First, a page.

Stuart Scott is speaking at graduation, a man who is as cool as the other side of the pillow.
The people will come in droves, I predict, filling nearly every seat in Kenan Stadium, ears pricked in anticipation for what words of wisdom might tumble forth from the lips of the best announcer, bar none, on ESPN.
Seniors from the days of yesteryear will no doubt curse the academic aptitude that allowed them to graduate before May 2001. And they have good reason to. Because the speakers of graduations past sucked.
They certainly had big names (well, some did, in particular circles) and had good messages (well, some of them harshed the graduation mellow). They gave it the old college try.
But there was a reason most of the parents were zoning out and changing the film in their cameras as said speakers delivered a veritable cornucopia of pointers for the twenty-somethings on the move.
Seniors passed the time napping on the shoulder of the person next to them, only retreating from their postdrunken haze to halfheartedly knock the inevitable beach ball.
I understand that those lucky few chosen to wear the caps and gowns might have attended a UNC graduation in years past, and they know what I'm talking about.
But the rest of you have no frame of reference for how bad past graduation speakers were, and thus, how terrific Stuart Scott will be.
So here I present your guide, CliffsNotes style, to those who have graced the lawn of Kenan and welcomed Tar Heels into the real world.
1996 -- Nobel Prize winner and Irish poet Seamus Heaney. Name recognition: 6. (Some students will recognize his name, and those who don't know they should.)
Speech: Eloquent, chock full of literary references. Heaney quotes William Wordsworth. Quote: "Make the world before you a better one by going into it with boldness."
Comments: Great, inspiring message and thus, ignored.
1997 -- White House Chief of Staff Erskine Bowles Name recognition: 9.
Speech: Personal anecdotes and pointers. Quote: "If I tell my wife I'll be home at 8 p.m. and I get home at 7:30 p.m., I'm a hero. But if I tell her I'll be home at 7 p.m. and I get home at the exact 7:30 p.m., I'm in the doghouse."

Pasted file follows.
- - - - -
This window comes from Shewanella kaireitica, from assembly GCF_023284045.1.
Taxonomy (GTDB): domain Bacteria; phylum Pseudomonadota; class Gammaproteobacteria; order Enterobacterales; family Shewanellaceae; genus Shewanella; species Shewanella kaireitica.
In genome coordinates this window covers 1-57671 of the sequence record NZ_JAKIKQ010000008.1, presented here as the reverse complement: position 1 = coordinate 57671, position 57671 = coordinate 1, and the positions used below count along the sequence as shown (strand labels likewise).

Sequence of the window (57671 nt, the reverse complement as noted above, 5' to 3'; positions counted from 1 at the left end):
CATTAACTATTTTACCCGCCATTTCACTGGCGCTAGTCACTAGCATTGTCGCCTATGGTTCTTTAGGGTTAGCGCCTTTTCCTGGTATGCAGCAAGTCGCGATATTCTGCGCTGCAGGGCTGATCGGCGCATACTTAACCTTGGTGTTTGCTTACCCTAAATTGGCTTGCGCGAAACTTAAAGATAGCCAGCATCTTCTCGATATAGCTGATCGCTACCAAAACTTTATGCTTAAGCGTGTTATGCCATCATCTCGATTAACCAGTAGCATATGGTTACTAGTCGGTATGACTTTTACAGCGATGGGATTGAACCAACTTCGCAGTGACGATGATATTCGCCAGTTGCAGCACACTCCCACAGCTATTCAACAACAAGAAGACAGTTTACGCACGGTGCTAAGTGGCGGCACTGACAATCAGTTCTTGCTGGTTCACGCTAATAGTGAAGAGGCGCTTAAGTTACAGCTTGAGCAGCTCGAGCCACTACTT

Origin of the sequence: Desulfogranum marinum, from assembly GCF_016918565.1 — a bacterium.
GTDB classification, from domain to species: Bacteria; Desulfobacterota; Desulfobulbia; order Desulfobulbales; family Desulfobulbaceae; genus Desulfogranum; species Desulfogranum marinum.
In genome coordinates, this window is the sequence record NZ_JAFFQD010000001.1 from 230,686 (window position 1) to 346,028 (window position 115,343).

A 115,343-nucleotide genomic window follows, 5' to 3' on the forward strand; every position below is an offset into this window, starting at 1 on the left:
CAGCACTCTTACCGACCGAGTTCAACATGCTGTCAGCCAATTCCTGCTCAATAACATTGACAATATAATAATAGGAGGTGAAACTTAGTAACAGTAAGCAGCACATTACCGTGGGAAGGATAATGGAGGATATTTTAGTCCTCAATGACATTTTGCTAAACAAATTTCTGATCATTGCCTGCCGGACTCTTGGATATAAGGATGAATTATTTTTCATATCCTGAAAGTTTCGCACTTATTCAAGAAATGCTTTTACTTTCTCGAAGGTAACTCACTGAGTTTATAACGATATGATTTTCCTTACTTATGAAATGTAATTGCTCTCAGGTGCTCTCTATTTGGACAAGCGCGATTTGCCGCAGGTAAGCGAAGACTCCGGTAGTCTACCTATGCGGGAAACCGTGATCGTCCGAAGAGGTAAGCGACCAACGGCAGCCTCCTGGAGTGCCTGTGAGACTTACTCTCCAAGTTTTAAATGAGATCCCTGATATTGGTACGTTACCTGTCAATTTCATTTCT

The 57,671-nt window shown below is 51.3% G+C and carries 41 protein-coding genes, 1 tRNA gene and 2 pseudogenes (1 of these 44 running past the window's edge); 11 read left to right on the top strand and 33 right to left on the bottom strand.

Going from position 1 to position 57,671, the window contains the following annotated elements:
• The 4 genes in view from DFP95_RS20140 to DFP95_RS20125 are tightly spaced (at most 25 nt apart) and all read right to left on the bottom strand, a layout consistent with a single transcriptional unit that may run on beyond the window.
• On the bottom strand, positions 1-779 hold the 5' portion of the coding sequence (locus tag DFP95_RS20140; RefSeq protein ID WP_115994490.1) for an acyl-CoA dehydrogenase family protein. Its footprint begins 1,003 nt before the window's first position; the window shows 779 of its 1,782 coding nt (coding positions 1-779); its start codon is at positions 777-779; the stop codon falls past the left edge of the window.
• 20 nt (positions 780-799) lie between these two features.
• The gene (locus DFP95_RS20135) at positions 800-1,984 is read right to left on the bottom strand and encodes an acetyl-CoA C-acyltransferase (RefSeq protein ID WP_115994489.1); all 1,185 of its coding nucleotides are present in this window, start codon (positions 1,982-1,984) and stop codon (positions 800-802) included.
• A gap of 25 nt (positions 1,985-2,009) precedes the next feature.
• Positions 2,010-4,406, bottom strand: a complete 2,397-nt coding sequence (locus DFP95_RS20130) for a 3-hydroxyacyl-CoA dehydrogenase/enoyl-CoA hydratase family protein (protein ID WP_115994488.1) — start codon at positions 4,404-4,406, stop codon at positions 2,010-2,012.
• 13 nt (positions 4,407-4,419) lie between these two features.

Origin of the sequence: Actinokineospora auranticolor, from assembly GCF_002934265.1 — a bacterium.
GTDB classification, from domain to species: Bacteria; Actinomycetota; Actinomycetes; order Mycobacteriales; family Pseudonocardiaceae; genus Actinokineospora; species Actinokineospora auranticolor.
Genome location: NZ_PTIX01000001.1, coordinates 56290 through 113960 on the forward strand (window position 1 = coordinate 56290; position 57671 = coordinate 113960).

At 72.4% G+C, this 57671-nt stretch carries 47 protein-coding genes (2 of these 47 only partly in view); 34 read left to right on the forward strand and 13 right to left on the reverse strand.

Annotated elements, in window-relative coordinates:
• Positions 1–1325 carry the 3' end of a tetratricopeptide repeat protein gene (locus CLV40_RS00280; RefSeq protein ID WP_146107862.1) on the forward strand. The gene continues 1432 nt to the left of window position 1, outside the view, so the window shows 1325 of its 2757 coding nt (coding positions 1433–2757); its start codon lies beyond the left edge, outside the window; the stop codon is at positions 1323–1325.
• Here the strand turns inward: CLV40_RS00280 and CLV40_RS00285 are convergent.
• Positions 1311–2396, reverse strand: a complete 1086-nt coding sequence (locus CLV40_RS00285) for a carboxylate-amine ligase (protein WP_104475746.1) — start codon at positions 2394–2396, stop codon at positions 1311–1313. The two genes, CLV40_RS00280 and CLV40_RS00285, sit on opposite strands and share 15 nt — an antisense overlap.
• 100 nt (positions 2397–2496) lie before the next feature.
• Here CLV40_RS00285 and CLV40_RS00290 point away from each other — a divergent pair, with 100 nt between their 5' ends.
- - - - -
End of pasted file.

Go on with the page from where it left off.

Comments: Most graduates couldn't give two shits about his wife, but Bowles earns extra points for making the speech only 18 minutes long.
1998 -- Marian Wright Edelman, founder and president of the Children's Defense Fund.
Name recognition: 2 (Who?)
Speech: Money bad, help the poor.
Quote: "Where's our moral outrage? Where's your moral outrage?"
Comments: Jesus, lady, ease up. Speech kills the celebration mood, especially with tale about poor mom who could only feed her child ketchup and water from McDonald's. That's just plain unnecessary.
1999 -- New York Knicks player, Sen. Bill Bradley.
Name recognition: 8.
Speech: Tinged with references to Columbine, Mr. Rogers-esque plea to treat your neighbor well.
Quote: "Something is wrong when parents do not see their children are building bombs under their roofs."
Comments: Two reactions from graduates -- depression and snooze.
2000 - Deputy Secretary of the Treasury Stuart Eizenstat.
Name recognition: 3 (Who?)
Speech: Screw your dreams. Spend future fixing our mistakes.
Quote: "It is up to your generation to pick up our slack and to restore idealism and service to this nation."
Comments: C'mon man. We're ready to toss the caps and get soused.
The senior class honchos have redeemed themselves.
The path to Stuart Scott has been paved with good intentions. But there is light at the end of the tunnel.
Columnist Ashley Stephenson can be reached at firstname.lastname@example.org.
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